Mitsubishi Eclipse Cross First Edition 2018 review
Can the Mitsubishi Eclipse Cross compete with the compact SUV hordes? We test it with 2WD and a manual gearbox
The Eclipse Cross feels like the right car at the right time for Mitsubishi. It's up against some incredibly keenly priced opposition - and its petrol engine isn't the last word in efficiency compared with the motors in some of those rivals - but strong residuals and some punchy finance pricing mean that the new arrival should be worthy of consideration for many family SUV customers. It'll be interesting, too, to see if Mitsubishi's four-wheel drive heritage pays off and brings in a few buyers tempted by the combination of a petrol engine, all-wheel drive and that automatic gearbox.
There's plenty of optimism at Mitsubishi these days. The Japanese brand is now part of the same Alliance as Renault and Nissan, potentially unlocking access to technologies and components to help it develop new models more easily. And then there's the fact that more and more customers are turning towards SUVs - the type of vehicle that Mitsubishi has specialised in over the past two decades.
Enter the Mitsubishi Eclipse Cross, then - a model that sits between the smaller ASX and the Outlander in the line-up, giving Mitsubishi a rival for the likes of the SEAT Ateca, Nissan Qashqai and Kia Sportage. Slap in the middle of a lot of potential sales, in other words - which is why even the conservative UK importer believes it can shift more than 6,000 examples of the new car in 2018.
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It may be arriving under Alliance control but in fact, the Eclipse Cross really is still a Mitsubishi production. The car's platform can be traced to that of the Outlander. Its petrol engine isn't to be found in Renaults or Nissans; it's a 1.5-litre unit of Mitsubishi's own creation. And you won't find Qashqai or Megane switchgear in there either; it's a blend of new tech, such as the impressively crisp infotainment screen mounted on the top of the dash, with elements that could best be described as 'well proven', such as heated seat buttons that probably made their debut on a Shogun 20 years ago.
There's just that 1.5 petrol engine for now, with 161bhp and 250Nm of torque. But the transmission options are more varied; in Eclipse Cross 2 spec you can have front-wheel drive and a six-speed manual gearbox only, but step up to Eclipse Cross 3 and you can choose this configuration or a stepped CVT automatic with either front- or four-wheel drive.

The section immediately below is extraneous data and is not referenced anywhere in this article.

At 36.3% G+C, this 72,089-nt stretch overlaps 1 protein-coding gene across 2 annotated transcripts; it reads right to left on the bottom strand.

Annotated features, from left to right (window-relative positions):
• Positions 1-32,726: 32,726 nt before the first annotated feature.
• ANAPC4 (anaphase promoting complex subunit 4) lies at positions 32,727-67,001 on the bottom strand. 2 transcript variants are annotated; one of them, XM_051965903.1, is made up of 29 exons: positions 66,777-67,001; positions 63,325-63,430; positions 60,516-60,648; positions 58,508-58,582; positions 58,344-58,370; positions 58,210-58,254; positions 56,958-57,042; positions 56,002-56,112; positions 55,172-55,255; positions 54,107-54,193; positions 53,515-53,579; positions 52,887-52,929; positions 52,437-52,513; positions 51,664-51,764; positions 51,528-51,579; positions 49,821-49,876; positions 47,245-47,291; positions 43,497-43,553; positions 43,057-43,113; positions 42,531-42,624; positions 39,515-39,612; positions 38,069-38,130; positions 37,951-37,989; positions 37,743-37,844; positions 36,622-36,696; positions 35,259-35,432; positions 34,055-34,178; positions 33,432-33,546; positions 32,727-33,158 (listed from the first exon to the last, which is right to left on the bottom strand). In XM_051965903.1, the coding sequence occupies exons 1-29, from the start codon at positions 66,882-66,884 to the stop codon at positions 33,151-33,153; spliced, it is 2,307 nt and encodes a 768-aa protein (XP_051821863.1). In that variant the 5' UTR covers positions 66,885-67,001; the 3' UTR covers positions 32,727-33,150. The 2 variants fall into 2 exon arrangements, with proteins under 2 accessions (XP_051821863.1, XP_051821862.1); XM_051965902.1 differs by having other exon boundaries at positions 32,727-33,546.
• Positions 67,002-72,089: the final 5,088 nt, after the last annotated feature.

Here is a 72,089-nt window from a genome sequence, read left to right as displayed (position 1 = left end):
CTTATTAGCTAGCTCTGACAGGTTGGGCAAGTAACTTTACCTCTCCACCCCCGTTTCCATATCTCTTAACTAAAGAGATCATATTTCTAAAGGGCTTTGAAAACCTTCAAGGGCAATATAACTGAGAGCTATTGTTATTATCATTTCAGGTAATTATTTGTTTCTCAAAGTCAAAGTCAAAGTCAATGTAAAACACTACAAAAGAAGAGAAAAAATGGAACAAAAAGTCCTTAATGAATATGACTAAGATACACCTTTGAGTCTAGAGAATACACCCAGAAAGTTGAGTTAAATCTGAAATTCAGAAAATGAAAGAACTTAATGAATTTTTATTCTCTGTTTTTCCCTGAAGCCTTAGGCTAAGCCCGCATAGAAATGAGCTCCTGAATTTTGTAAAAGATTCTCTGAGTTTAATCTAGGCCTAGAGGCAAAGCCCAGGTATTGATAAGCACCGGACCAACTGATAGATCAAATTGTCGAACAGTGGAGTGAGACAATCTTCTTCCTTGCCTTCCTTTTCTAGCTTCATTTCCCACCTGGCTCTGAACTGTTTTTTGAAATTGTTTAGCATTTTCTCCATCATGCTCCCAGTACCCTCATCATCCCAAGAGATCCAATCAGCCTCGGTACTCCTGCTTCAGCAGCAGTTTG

The regular range-topper is called Eclipse Cross 4; it gets the same transmissions, with the exception of the front-drive auto. And then there's the First Edition that we're testing here; based on a 4, but with flashy red paint and some natty interior mats, it's available with front-drive and a manual gearbox, or four-wheel drive with the CVT auto.
A diesel is on the horizon, incidentally; it'll be a version of Mitsubishi's venerable 2.2-litre unit, probably detuned slightly for greater efficiency. But even if the importer decides to swim against the anti-diesel tide and offer it to UK customers (and we think it will), we wouldn't expect to see it in showrooms until the very end of 2018.
In the meantime, then, we're left to try the front-wheel-drive manual petrol - and it's a wholly decent thing. The petrol engine's punch kicks in at around 1,800rpm and while you can rev it through to 4,500rpm, there really isn't the need; you'll make perfectly smooth, rapid progress if you shift up at 3,000rpm. That's probably advisable anyway, because that's roughly the point where the four-cylinder motor's thrum switches from being characterful to something approaching thrashy.
In the most part, though, it's a hard engine to pick apart. At a motorway cruise it's pulling about 2,100rpm in sixth, and you'd be hard pushed to hear it at all. Road noise becomes the biggest culprit at speed, in fact - thank the First Edition's 18-inch alloys for that - plus some wind noise from the sizeable side mirrors. That's not to say the Eclipse Cross feels particularly uncouth; it's a pretty accomplished companion.
The chassis helps here too, because while it's undeniably firm, it's also just about comfortable enough for UK roads. No worse, let's say, than any SEAT Ateca or Peugeot 3008. There isn't a great deal of involvement from the steering, but it's quick to respond to inputs and the car stays impressively flat when you're cornering.
The rest of the package is hit and miss, but even so, it's less patchy than we can remember a Mitsubishi being for a long time. The cabin has hard plastics on show but they're at least well textured, and everything feels nicely screwed together. There are flashes of piano-black trim, too, along with some carbonfibre-effect materials on the top of the dashboard. It would be a stretch to call it entirely coherent - there are simply too many typefaces and mixed modules for it to be such - but it's usable and feels up to the job.
That infotainment set-up includes Apple CarPlay and Android Auto - neatly swerving around the fact that inbuilt navigation isn't even offered as an option. Still, the system is responsive and even the touchpad controller between the front seats is better than many of its ilk.
The Eclipse Cross's rear cabin is a little more compact than you'll find on some of its rivals, but the big double-aspect glass area of the rear hatch makes it seem pretty airy regardless. You can at least slide the split rear seats fore and aft to prioritise either cabin space or boot capacity (it switches from 341 litres to 448 litres).